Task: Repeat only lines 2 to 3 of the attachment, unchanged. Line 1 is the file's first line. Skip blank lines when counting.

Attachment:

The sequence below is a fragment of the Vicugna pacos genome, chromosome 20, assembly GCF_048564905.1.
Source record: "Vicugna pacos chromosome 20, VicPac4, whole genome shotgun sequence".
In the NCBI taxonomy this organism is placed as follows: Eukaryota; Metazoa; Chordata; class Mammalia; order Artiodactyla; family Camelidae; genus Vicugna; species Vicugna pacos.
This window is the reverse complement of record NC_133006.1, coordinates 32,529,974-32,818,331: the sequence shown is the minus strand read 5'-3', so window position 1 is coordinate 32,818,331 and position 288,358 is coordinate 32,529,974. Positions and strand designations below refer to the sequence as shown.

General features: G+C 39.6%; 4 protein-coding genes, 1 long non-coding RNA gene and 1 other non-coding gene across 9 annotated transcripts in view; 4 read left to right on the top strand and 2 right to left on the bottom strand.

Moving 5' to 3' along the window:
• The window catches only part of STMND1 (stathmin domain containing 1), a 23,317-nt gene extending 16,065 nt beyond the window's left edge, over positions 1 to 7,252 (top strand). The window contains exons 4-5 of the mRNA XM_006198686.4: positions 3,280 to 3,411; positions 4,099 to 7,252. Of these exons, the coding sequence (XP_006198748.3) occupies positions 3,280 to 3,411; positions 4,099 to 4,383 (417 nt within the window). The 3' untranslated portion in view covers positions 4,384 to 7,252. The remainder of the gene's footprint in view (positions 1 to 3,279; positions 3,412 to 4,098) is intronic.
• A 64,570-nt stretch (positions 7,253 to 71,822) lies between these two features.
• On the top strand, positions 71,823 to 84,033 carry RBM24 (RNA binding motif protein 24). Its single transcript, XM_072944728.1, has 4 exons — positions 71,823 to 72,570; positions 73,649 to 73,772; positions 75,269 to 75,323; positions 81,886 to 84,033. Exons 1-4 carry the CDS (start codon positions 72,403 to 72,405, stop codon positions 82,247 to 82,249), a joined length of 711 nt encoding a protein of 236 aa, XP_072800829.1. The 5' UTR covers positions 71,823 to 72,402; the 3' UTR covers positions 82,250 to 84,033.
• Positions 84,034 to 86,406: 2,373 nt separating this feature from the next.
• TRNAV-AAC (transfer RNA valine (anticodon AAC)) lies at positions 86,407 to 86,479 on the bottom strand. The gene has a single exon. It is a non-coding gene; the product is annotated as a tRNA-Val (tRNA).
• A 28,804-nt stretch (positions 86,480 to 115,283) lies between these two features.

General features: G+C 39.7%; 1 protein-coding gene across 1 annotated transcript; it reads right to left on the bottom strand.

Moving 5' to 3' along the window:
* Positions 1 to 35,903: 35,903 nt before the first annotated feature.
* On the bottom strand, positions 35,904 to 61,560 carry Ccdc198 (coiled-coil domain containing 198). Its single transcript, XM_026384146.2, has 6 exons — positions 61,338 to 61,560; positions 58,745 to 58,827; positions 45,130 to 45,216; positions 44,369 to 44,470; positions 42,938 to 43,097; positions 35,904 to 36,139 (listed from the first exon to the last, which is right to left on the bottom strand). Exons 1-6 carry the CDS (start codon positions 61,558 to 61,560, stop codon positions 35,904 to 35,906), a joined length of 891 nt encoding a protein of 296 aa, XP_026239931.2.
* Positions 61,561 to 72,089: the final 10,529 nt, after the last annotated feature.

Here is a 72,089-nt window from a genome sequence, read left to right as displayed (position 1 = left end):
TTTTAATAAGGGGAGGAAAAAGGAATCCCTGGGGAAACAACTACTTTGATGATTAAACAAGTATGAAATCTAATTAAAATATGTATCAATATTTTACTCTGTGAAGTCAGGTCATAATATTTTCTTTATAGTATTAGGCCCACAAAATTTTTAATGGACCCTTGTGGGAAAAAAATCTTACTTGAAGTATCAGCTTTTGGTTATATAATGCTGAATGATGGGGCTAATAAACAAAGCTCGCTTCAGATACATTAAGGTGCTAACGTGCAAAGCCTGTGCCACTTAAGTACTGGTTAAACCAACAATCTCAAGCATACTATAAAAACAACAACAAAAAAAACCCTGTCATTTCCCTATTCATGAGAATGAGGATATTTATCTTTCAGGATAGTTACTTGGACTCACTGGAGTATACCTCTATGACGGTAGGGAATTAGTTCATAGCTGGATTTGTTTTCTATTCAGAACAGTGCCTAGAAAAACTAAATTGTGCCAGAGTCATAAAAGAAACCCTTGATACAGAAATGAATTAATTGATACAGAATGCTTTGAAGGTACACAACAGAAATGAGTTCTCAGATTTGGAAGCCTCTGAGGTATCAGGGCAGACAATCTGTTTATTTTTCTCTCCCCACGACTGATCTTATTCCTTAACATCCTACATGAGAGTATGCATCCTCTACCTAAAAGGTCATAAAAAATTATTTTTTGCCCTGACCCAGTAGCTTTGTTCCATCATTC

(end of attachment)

Source record: "Vicugna pacos chromosome 20, VicPac4, whole genome shotgun sequence".
In the NCBI taxonomy this organism is placed as follows: Eukaryota; Metazoa; Chordata; class Mammalia; order Artiodactyla; family Camelidae; genus Vicugna; species Vicugna pacos.